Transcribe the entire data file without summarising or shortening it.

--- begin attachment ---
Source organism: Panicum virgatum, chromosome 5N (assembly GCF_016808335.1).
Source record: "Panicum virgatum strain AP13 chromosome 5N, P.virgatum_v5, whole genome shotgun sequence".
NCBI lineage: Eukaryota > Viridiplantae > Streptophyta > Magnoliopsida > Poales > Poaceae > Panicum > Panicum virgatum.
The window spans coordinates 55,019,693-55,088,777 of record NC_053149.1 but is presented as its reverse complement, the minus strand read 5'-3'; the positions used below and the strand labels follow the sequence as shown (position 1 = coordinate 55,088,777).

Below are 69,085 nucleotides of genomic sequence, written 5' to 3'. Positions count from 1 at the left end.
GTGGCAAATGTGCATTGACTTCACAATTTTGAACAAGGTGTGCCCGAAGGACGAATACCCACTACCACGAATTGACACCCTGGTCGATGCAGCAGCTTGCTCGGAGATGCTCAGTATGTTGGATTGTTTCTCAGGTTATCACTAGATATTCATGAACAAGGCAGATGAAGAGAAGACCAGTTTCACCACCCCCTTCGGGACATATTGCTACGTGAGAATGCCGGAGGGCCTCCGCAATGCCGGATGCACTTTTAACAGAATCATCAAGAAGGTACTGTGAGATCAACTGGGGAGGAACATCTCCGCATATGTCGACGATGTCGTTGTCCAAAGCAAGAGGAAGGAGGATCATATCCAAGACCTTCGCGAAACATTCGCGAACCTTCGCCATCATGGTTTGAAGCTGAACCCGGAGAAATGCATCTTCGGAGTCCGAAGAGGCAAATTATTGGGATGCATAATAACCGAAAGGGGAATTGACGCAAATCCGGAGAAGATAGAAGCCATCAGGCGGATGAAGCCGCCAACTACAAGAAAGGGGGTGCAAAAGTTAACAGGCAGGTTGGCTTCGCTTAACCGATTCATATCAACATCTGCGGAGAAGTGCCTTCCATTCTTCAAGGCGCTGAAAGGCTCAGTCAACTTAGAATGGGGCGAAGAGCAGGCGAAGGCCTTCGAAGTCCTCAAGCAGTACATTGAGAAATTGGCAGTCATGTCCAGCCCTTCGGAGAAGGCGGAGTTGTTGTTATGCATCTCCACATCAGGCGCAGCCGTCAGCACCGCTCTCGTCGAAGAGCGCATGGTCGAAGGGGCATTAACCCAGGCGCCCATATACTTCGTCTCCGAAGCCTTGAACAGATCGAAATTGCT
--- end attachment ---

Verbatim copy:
Source organism: Panicum virgatum, chromosome 5N (assembly GCF_016808335.1).
Source record: "Panicum virgatum strain AP13 chromosome 5N, P.virgatum_v5, whole genome shotgun sequence".
NCBI lineage: Eukaryota > Viridiplantae > Streptophyta > Magnoliopsida > Poales > Poaceae > Panicum > Panicum virgatum.
The window spans coordinates 55,019,693-55,088,777 of record NC_053149.1 but is presented as its reverse complement, the minus strand read 5'-3'; the positions used below and the strand labels follow the sequence as shown (position 1 = coordinate 55,088,777).

Below are 69,085 nucleotides of genomic sequence, written 5' to 3'. Positions count from 1 at the left end.
GTGGCAAATGTGCATTGACTTCACAATTTTGAACAAGGTGTGCCCGAAGGACGAATACCCACTACCACGAATTGACACCCTGGTCGATGCAGCAGCTTGCTCGGAGATGCTCAGTATGTTGGATTGTTTCTCAGGTTATCACTAGATATTCATGAACAAGGCAGATGAAGAGAAGACCAGTTTCACCACCCCCTTCGGGACATATTGCTACGTGAGAATGCCGGAGGGCCTCCGCAATGCCGGATGCACTTTTAACAGAATCATCAAGAAGGTACTGTGAGATCAACTGGGGAGGAACATCTCCGCATATGTCGACGATGTCGTTGTCCAAAGCAAGAGGAAGGAGGATCATATCCAAGACCTTCGCGAAACATTCGCGAACCTTCGCCATCATGGTTTGAAGCTGAACCCGGAGAAATGCATCTTCGGAGTCCGAAGAGGCAAATTATTGGGATGCATAATAACCGAAAGGGGAATTGACGCAAATCCGGAGAAGATAGAAGCCATCAGGCGGATGAAGCCGCCAACTACAAGAAAGGGGGTGCAAAAGTTAACAGGCAGGTTGGCTTCGCTTAACCGATTCATATCAACATCTGCGGAGAAGTGCCTTCCATTCTTCAAGGCGCTGAAAGGCTCAGTCAACTTAGAATGGGGCGAAGAGCAGGCGAAGGCCTTCGAAGTCCTCAAGCAGTACATTGAGAAATTGGCAGTCATGTCCAGCCCTTCGGAGAAGGCGGAGTTGTTGTTATGCATCTCCACATCAGGCGCAGCCGTCAGCACCGCTCTCGTCGAAGAGCGCATGGTCGAAGGGGCATTAACCCAGGCGCCCATATACTTCGTCTCCGAAGCCTTGAACAGATCGAAATTGCT